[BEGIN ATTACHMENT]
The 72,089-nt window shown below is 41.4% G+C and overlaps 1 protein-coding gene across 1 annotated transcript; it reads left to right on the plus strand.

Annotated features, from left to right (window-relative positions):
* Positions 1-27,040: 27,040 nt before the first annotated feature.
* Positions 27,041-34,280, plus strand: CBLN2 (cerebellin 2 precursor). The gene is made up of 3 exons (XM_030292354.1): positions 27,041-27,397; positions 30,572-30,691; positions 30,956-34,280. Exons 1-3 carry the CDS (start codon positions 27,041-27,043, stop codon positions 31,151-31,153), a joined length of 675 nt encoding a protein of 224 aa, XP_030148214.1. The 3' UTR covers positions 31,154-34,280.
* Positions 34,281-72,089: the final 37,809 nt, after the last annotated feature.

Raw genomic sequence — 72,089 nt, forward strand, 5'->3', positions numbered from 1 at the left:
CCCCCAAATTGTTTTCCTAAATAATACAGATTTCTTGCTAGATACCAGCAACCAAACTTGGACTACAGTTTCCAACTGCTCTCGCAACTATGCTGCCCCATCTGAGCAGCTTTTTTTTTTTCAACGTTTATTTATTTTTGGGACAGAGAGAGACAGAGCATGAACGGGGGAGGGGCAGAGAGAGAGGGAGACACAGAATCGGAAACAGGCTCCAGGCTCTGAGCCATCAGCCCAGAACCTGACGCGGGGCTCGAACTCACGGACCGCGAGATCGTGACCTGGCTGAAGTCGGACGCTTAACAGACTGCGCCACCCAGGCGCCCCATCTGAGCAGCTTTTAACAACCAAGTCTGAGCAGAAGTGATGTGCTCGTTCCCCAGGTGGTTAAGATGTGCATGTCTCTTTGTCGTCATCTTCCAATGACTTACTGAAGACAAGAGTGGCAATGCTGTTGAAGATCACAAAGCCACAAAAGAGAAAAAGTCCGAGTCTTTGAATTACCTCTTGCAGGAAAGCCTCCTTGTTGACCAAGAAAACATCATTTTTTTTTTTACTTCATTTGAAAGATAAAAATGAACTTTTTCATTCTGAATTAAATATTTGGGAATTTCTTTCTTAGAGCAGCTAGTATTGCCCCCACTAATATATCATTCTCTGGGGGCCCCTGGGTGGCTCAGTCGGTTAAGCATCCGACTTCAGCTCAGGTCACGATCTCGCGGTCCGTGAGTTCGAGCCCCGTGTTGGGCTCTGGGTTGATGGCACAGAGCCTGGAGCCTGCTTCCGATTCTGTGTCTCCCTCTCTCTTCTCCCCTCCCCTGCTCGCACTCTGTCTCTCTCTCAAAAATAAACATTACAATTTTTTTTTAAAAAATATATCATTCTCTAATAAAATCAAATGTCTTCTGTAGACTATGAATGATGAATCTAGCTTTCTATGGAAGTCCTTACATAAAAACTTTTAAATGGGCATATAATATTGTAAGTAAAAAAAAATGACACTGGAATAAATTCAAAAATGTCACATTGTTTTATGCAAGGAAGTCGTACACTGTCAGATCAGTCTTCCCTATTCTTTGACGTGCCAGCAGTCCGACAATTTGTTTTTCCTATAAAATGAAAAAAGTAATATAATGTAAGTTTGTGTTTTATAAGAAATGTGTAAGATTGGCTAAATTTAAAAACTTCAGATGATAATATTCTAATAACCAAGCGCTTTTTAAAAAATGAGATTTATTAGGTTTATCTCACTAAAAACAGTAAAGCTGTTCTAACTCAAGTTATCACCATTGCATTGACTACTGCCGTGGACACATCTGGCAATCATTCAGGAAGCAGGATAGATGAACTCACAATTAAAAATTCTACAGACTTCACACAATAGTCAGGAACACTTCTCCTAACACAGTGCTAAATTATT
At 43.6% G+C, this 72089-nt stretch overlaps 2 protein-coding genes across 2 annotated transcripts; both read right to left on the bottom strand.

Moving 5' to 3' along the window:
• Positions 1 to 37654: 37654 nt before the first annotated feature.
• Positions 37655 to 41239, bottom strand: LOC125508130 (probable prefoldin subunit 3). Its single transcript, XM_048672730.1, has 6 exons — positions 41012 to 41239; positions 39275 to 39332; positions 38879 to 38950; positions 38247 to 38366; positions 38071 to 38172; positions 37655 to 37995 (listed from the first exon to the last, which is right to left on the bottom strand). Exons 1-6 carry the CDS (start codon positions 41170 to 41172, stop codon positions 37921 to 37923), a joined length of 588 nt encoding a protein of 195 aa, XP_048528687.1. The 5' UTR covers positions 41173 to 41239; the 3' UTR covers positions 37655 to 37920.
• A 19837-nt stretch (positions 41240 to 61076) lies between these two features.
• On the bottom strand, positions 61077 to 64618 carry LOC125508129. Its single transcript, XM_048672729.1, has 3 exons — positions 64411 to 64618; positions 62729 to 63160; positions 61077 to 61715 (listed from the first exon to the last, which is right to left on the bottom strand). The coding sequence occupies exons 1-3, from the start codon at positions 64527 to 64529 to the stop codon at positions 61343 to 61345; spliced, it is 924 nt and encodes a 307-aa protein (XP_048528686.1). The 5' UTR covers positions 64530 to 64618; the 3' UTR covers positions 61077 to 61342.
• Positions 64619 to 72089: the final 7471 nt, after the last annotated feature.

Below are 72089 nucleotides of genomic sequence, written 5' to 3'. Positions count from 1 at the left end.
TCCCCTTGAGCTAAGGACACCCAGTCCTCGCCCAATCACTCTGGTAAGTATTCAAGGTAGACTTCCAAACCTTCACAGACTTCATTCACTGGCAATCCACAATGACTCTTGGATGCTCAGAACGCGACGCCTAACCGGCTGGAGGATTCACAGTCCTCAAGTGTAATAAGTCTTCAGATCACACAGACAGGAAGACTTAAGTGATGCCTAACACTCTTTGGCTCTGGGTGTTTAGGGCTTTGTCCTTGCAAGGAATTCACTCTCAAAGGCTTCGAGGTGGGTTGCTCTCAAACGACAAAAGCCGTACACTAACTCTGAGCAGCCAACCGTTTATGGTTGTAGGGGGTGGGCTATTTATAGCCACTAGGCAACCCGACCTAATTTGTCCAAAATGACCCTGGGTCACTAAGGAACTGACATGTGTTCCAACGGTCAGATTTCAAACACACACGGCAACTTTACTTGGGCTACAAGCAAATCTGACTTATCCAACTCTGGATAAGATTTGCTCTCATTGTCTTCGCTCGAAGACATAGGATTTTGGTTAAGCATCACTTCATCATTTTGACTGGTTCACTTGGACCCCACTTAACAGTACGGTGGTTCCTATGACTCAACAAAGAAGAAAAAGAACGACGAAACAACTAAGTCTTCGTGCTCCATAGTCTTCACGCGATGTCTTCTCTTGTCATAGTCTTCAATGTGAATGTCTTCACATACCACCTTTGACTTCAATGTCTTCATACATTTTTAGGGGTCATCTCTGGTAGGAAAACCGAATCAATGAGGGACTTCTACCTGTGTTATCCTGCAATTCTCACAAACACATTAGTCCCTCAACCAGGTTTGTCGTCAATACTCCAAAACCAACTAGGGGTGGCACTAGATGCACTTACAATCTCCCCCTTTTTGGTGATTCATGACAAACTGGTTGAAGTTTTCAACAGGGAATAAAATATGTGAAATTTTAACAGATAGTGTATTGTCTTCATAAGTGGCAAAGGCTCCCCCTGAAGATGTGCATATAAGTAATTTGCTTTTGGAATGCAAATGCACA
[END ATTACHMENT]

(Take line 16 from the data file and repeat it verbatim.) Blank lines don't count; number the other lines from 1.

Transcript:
TCCCCTTGAGCTAAGGACACCCAGTCCTCGCCCAATCACTCTGGTAAGTATTCAAGGTAGACTTCCAAACCTTCACAGACTTCATTCACTGGCAATCCACAATGACTCTTGGATGCTCAGAACGCGACGCCTAACCGGCTGGAGGATTCACAGTCCTCAAGTGTAATAAGTCTTCAGATCACACAGACAGGAAGACTTAAGTGATGCCTAACACTCTTTGGCTCTGGGTGTTTAGGGCTTTGTCCTTGCAAGGAATTCACTCTCAAAGGCTTCGAGGTGGGTTGCTCTCAAACGACAAAAGCCGTACACTAACTCTGAGCAGCCAACCGTTTATGGTTGTAGGGGGTGGGCTATTTATAGCCACTAGGCAACCCGACCTAATTTGTCCAAAATGACCCTGGGTCACTAAGGAACTGACATGTGTTCCAACGGTCAGATTTCAAACACACACGGCAACTTTACTTGGGCTACAAGCAAATCTGACTTATCCAACTCTGGATAAGATTTGCTCTCATTGTCTTCGCTCGAAGACATAGGATTTTGGTTAAGCATCACTTCATCATTTTGACTGGTTCACTTGGACCCCACTTAACAGTACGGTGGTTCCTATGACTCAACAAAGAAGAAAAAGAACGACGAAACAACTAAGTCTTCGTGCTCCATAGTCTTCACGCGATGTCTTCTCTTGTCATAGTCTTCAATGTGAATGTCTTCACATACCACCTTTGACTTCAATGTCTTCATACATTTTTAGGGGTCATCTCTGGTAGGAAAACCGAATCAATGAGGGACTTCTACCTGTGTTATCCTGCAATTCTCACAAACACATTAGTCCCTCAACCAGGTTTGTCGTCAATACTCCAAAACCAACTAGGGGTGGCACTAGATGCACTTACAATCTCCCCCTTTTTGGTGATTCATGACAAACTGGTTGAAGTTTTCAACAGGGAATAAAATATGTGAAATTTTAACAGATAGTGTATTGTCTTCATAAGTGGCAAAGGCTCCCCCTGAAGATGTGCATATAAGTAATTTGCTTTTGGAATGCAAATGCACA